Cheapest states used cars

Shoppers are always looking for a bargain when it comes to purchasing a new automobile, but some people may have an easier time with this depending on what state they live in. A new report from used-car classified website Mojo Motors, Inc., ranked all 50 states when it comes to fees associated with buying used cars.

Mojo Motors maintained that the sticker price is not the only thing people have to think about when making this large investment. Many buyers could be thrown off by the other fees and costs associated with buying an automobile, which could be expensive and mean drivers have to pass on the purchase for the time being. The report looked at a number of fees in order to come to these averages. Auto Insurance was not calculated in these estimates, but buyers should factor this into their car budget. These are the cheapest places to buy a car in regards to average fees:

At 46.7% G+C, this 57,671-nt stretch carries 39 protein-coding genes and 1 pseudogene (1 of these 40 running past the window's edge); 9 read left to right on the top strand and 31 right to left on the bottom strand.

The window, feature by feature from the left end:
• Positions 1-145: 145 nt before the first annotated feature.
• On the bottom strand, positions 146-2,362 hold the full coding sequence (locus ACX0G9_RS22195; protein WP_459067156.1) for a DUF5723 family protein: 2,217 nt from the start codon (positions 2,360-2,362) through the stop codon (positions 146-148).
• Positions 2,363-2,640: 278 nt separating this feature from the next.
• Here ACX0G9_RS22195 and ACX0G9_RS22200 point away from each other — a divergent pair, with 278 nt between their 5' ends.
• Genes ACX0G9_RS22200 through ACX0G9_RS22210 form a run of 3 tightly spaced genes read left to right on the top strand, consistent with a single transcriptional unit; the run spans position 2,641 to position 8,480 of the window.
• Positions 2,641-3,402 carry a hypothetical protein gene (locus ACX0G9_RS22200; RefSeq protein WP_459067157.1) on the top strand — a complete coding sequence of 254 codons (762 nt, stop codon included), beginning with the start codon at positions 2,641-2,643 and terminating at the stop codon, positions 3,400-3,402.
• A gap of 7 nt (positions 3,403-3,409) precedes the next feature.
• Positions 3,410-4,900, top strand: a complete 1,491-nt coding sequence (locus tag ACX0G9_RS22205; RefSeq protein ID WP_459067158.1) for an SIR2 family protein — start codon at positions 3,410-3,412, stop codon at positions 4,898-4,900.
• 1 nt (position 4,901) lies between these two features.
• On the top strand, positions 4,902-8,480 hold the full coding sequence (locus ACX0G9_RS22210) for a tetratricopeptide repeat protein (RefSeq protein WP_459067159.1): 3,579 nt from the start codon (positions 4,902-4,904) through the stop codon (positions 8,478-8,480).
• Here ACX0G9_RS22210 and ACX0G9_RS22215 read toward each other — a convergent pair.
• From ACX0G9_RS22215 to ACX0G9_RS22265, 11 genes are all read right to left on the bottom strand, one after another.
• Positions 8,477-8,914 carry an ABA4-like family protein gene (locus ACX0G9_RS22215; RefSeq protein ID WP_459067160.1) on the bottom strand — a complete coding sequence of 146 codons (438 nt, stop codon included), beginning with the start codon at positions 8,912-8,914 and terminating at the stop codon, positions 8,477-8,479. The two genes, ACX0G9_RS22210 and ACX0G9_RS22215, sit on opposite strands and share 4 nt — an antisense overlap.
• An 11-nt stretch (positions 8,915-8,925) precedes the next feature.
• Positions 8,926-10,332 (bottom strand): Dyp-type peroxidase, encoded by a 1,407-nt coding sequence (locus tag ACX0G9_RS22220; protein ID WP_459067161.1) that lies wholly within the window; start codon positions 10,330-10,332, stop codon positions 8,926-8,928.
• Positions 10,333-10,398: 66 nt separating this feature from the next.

1. Oregon ($127)
2. Alaska ($356)
3. New Hampshire ($359)
4. Montana ($724)
5. Hawaii ($817)

Paul Nadjarian, founder and CEO of Mojo Motors, said that states have their own rules about the types of fees they charge and nine put limits of how much they can charge.

"Six states have restrictions on how you disclose it and the terminology you use," Nadjarian said. "In 36 states, the average is less than $300, which probably strikes you and me as pretty reasonable."

The state with the most expensive fees on average include:

Alabama ($2,313)
Arizona ($2,297)
Colorado ($2,284)
Tennessee ($2,061)
Florida ($1,869 )

Buyers can lower these fees, and said the best way to do this is to negotiate the price and costs with the dealers. But some dealers may not budge on the price, so drivers may have to cut down on other costs such as insurance, which they can do by making themselves less of a safety risk.

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